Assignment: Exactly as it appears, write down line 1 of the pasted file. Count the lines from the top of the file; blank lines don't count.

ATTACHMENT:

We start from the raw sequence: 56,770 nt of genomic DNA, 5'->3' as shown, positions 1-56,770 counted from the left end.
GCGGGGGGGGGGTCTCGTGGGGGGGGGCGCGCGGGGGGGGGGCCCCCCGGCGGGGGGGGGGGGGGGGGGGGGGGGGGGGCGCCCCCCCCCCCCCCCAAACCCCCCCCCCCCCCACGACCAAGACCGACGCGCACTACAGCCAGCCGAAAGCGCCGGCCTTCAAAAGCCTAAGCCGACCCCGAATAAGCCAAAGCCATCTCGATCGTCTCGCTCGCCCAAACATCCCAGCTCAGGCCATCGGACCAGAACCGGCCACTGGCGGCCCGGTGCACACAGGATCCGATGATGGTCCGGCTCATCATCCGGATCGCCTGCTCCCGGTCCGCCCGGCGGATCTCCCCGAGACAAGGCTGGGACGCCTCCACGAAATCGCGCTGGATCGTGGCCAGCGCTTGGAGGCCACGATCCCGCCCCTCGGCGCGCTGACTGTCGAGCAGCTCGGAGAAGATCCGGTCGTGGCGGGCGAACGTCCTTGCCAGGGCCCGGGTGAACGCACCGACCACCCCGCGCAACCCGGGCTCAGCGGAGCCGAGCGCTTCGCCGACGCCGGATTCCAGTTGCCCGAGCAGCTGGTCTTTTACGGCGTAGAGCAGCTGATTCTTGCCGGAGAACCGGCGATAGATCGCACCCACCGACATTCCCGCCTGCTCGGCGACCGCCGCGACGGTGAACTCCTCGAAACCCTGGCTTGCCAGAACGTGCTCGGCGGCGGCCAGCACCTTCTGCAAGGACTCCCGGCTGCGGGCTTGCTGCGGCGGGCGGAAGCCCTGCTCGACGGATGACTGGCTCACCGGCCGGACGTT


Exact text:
We start from the raw sequence: 56,770 nt of genomic DNA, 5'->3' as shown, positions 1-56,770 counted from the left end.